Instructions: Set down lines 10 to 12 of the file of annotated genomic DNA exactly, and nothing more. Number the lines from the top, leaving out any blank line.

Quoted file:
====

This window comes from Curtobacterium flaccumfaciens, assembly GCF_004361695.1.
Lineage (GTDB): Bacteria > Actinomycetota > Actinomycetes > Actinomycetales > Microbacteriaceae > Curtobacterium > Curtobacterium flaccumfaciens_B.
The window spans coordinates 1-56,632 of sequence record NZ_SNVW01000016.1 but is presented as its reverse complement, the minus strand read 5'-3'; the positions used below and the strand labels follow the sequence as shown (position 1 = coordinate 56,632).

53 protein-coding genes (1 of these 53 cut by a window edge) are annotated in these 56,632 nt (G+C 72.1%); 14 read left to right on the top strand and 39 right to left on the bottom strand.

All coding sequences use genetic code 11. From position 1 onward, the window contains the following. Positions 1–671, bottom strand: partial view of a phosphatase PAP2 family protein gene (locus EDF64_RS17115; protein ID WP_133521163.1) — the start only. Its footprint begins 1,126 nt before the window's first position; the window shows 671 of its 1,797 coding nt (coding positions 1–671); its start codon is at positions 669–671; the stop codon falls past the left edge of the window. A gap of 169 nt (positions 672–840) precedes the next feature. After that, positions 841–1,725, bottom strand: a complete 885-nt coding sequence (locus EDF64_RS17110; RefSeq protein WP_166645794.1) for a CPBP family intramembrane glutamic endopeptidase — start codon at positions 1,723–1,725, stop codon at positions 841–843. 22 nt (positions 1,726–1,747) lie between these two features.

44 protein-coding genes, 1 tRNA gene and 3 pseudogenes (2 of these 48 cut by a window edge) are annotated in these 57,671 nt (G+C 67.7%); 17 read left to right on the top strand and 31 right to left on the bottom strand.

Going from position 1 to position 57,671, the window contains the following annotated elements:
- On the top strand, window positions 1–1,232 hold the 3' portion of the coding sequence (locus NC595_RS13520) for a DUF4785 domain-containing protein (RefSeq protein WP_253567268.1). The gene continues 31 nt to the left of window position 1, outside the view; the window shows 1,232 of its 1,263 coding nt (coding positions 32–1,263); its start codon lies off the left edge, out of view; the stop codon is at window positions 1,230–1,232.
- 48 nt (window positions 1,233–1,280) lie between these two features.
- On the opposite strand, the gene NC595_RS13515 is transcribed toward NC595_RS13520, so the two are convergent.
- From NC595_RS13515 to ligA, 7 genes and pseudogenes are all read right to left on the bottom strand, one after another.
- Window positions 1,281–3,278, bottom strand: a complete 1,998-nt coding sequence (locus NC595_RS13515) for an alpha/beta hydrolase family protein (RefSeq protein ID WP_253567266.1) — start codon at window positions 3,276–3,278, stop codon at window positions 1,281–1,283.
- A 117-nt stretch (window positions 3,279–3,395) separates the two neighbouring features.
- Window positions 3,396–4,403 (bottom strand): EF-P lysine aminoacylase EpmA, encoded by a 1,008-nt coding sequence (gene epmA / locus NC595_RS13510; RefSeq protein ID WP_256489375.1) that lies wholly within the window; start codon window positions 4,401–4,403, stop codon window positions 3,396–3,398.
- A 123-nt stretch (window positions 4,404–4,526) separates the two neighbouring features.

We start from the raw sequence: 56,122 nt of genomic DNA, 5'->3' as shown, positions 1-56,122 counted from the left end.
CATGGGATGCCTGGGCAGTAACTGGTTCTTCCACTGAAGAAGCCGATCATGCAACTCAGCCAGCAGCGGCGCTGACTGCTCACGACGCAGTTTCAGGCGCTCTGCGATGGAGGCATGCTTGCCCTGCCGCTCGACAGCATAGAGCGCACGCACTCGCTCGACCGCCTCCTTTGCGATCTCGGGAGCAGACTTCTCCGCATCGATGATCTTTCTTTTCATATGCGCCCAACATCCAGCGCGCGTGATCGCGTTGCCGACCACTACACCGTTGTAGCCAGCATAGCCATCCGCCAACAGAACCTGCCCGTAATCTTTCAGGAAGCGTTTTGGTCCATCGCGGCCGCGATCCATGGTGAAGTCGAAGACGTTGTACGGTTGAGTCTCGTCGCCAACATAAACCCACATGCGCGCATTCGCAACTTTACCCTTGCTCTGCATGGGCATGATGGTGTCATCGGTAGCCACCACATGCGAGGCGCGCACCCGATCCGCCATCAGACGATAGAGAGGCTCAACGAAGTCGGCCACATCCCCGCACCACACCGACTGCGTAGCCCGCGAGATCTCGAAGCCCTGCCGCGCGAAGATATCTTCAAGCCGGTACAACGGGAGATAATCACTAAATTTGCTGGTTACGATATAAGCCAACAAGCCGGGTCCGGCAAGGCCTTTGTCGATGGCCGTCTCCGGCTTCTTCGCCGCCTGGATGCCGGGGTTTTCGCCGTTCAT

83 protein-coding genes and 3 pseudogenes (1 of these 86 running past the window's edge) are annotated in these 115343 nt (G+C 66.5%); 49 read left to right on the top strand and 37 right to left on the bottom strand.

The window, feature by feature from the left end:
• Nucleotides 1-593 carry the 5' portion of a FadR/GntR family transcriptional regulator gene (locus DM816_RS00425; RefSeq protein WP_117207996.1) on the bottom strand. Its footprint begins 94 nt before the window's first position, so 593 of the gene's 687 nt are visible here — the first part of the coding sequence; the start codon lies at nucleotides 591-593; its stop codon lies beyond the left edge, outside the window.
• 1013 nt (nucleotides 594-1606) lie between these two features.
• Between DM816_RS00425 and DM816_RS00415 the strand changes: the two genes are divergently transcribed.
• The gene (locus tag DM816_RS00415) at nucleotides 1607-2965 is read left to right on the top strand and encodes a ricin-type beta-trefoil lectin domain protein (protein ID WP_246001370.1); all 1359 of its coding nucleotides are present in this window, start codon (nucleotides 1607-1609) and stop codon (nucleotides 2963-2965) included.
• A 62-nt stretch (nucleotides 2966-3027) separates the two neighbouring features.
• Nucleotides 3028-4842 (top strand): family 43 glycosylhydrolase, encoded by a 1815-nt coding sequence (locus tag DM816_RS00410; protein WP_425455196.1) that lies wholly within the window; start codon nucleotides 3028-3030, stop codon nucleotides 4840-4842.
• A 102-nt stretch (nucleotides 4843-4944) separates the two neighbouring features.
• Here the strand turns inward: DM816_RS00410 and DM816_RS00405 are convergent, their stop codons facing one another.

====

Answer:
- On the opposite strand, the gene NC595_RS13515 is transcribed toward NC595_RS13520, so the two are convergent.
- From NC595_RS13515 to ligA, 7 genes and pseudogenes are all read right to left on the bottom strand, one after another.
- Window positions 1,281–3,278, bottom strand: a complete 1,998-nt coding sequence (locus NC595_RS13515) for an alpha/beta hydrolase family protein (RefSeq protein ID WP_253567266.1) — start codon at window positions 3,276–3,278, stop codon at window positions 1,281–1,283.